**That’s the metric, not cases. that we should stay focused on.**

=============

From the get-go I concluded that “confirmed cases” was a problematic metric *(due to false positives, varying testing methods and confirmation criteria, and an uncertain mix of people being tested and their outcomes)* …. and that our laser focus should be on “daily new deaths” which, while subject to some definitional variance, is a binary, countable number.

See MUST READ: How will we know when we’ve turned a COVID-19 corner?

Somewhat contrary to my own advice, a couple of weeks ago, I started including the Case Fatality Rate (CFR%) in my morning COVID stats post.

Why is that “somewhat contrary to my own advice”?

Dividing a reasonably reliable number (deaths) by a potentially flakey number (cases) usually results in a potentially flakey “synthetic number” that might be misleading.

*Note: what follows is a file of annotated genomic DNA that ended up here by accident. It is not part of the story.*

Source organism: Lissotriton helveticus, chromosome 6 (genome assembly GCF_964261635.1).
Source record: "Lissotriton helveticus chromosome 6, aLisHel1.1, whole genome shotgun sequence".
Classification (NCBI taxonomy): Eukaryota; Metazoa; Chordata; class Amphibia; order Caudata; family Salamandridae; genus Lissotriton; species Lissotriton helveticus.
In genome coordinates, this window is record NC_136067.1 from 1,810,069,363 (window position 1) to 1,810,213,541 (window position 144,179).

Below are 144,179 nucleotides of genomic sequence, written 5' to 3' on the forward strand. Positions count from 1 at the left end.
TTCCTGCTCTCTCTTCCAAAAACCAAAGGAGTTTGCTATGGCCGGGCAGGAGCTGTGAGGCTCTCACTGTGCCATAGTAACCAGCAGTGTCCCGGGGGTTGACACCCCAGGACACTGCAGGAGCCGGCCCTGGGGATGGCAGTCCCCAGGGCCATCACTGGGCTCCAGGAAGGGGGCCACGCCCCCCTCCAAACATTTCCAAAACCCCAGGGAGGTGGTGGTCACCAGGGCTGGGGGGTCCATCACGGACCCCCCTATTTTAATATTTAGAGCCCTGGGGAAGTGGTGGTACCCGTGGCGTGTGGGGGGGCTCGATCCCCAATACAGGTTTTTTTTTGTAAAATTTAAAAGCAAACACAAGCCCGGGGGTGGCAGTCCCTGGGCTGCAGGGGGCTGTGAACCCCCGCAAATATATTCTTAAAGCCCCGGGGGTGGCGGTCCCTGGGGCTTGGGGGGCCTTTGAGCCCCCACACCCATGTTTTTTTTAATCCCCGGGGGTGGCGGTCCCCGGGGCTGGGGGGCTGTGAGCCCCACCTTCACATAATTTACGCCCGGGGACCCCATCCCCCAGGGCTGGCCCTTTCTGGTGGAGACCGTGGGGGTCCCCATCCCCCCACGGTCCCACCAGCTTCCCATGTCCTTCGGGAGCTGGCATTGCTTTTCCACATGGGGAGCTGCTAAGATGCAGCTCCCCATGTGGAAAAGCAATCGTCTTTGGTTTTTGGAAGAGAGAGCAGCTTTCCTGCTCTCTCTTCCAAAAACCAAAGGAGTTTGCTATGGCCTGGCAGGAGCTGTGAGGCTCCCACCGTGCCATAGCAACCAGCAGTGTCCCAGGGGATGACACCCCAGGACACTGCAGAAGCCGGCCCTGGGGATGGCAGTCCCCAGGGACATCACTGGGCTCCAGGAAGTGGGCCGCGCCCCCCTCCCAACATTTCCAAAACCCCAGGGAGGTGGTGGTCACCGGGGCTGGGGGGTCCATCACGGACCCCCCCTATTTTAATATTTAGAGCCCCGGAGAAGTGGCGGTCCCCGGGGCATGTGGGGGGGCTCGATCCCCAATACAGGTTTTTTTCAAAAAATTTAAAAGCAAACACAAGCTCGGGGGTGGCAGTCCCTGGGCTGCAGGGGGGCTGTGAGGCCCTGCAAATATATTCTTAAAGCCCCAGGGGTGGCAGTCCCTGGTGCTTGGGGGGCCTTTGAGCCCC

There was a glaring upward trend in the CSR%.

Noting the upward trend in the CFR%, a couple of readers asked “Why? What’s going on?”

In a prior post, I took a stab at the answer:

Thesimple arithmetic answerto the question: The CFR% is going up because daily deaths have plateaued (i.e. stabilized at their peak level) … while confirmed cases have fallen sharply.

=============

While that’s true, it didn’t really answer “why?”, so I started looking at the component number that was exhibiting the greatest variance: confirmed cases.

Why did cases explode, spike and then start declining so steeply?

Were these movements real or just loud statistical noise?